The results of chlorophyll content measurements represented by the SPAD values at the 4th leaf stage showed significant effects for several treated modalities compared to the control (Table 5). When the spores were applied alone (without biochar), there was a slight decrease in the SPAD values (compared to the control). The same trend was observed when the ROP biochar was applied alone, the SPAD value decreased by 6.4% compared to the control. On the contrary, when AMF (Sp30 and Sp125) were combined to ROP biochar, a positive effect occurred, i.e., a slight increase in the SPAD values compared to the control and the treatments with AMF or ROP alone (Table 5). Thus, IROP biochar is the most effective product but only when applied alone. Otherwise, its combination with the AMF caused a slight decrease in the SPAD value but still higher than that of the control.

Table 5.

Effects of treatment on SPAD values at the stages 4th and 7th-leaf of the maize plants

Treatments SPAD Values
2-Leaf 4th-Leaf 5th-Leaf 5–6th-Leaf 6th-Leaf 7th-leaf
Control 30 ± 3.4a 24.9 ± 0.7bcd 25 ± 1.8a 23 ± 2.1ab 18.6 ± 2.2b 17.3 ± 1.0a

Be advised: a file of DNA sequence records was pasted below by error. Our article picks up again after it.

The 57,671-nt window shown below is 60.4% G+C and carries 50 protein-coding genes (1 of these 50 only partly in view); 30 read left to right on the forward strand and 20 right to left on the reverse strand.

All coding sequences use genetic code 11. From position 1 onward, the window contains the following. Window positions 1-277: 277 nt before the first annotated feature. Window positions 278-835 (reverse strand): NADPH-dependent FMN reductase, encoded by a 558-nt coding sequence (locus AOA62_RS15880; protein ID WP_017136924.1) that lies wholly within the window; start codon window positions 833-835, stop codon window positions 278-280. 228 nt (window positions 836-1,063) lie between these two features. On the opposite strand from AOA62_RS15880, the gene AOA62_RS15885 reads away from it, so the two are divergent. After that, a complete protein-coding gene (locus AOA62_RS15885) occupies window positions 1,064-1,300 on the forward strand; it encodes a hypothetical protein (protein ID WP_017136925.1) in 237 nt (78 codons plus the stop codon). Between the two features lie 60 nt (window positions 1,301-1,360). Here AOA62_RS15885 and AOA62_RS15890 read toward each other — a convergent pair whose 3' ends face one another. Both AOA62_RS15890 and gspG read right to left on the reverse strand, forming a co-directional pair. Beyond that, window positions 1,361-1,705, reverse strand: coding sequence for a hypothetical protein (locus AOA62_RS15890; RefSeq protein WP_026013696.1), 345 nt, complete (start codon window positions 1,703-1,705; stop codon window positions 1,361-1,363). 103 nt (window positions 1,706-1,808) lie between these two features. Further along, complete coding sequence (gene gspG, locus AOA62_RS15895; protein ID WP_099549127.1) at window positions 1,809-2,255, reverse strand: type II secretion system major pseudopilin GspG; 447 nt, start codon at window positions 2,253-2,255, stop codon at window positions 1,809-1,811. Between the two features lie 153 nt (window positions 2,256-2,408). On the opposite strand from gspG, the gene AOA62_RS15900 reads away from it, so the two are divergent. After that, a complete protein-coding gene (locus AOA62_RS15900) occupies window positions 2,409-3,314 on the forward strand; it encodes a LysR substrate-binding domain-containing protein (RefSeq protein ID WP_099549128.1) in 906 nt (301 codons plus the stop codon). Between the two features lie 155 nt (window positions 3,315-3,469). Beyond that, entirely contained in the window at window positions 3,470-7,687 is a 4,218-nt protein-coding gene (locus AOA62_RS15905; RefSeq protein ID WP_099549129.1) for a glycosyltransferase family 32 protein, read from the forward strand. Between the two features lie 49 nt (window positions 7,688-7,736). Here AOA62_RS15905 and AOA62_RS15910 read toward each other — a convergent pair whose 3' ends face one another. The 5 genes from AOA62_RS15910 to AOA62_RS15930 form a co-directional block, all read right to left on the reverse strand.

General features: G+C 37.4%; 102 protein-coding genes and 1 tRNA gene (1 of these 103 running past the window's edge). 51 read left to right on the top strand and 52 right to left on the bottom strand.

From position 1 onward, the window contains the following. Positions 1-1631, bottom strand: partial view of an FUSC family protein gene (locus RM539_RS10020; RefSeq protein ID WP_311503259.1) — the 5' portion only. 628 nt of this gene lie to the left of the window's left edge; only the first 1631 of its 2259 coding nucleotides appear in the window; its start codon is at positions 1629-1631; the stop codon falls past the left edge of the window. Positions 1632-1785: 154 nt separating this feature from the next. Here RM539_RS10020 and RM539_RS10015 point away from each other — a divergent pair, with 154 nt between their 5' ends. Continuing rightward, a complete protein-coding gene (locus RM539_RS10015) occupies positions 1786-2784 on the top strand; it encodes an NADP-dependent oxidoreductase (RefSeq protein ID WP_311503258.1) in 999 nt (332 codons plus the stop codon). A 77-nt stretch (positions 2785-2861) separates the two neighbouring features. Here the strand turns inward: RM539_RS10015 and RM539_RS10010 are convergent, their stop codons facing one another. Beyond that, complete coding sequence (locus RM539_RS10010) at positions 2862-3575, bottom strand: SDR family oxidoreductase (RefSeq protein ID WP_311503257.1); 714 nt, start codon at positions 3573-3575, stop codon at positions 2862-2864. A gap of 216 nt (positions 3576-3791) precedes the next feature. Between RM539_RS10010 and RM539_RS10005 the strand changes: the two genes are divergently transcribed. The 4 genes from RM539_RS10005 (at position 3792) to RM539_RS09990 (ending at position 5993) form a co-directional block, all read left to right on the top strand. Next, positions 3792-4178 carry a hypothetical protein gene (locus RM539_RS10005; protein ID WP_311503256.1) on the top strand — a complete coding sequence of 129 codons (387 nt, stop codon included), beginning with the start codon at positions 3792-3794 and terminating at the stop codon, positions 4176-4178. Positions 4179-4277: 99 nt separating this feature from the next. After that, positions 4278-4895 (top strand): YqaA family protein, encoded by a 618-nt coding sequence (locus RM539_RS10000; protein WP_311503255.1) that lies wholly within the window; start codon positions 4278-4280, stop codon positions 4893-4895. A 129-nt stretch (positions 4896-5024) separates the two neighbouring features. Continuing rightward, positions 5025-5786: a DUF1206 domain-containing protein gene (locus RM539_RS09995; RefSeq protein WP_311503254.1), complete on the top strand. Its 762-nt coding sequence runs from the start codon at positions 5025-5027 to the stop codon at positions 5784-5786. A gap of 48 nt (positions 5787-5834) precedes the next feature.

Sp30 29.5 ± 2.3a 22.8 ± 3.8d 23.7 ± 1.6a 21.7 ± 1.6bc 19.3 ± 1.4ab 17.5 ± 1.3a
Sp125 28.2 ± 4.8a 21.7 ± 1.6d 23.2 ± 0.5a 19.7 ± 1.6c 19 ± 2ab 16.8 ± 1.3a
ROP 32.8 ± 3.1a 23.3 ± 2.5cd 23.9 ± 0.9a 22 ± 1.7abc 19.5 ± 1.7ab 16.4 ± 0.3a
ROP30 30.6 ± 2.8a 27.7 ± 3.6ab 26.5 ± 2.2a 24 ± 1.4ab 21.6 ± 0.8a 16.9 ± 0.9a
ROP125 28.2 ± 4.3a 26.8 ± 3.8abc 23.2 ± 1.6a 21.4 ± 2.1bc 21.4 ± 2a 16.6 ± 1.3a
IROP 31.7 ± 5.9a 30.3 ± 1.3a 23.8 ± 7.6a 25 ± 2.1a 21.6 ± 0.9a 17.9 ± 1.5a
IROP30 30.6 ± 3.7a 27.2 ± 3.1abc 25.5 ± 3.1a 23.2 ± 2.6ab 19.6 ± 1.7ab 16.6 ± 0.6a
IROP125 29.2 ± 2.9a 27.8 ± 1.8ab 26.5 ± 3.6a 23.6 ± 2.1ab 21.1 ± 2.8ab 16.7 ± 2.1a

Values obtained are expressed as mean ± SE (n = 4). Different letters indicate the least significant difference (LSD test, p < 0.05).

All SPAD values vary over time but decrease at the end (Table 5), and at the 7th leaf stage of maize, the chlorophyll contents of the plants were homogeneous among the treatments indicating that there was no significant effect (p < 0.05) of AMF or/and biochars at the end of the cycle, despite some variations during growth. Effects of biochar and/or AMF observed on SPAD values seem to be therefore transitory.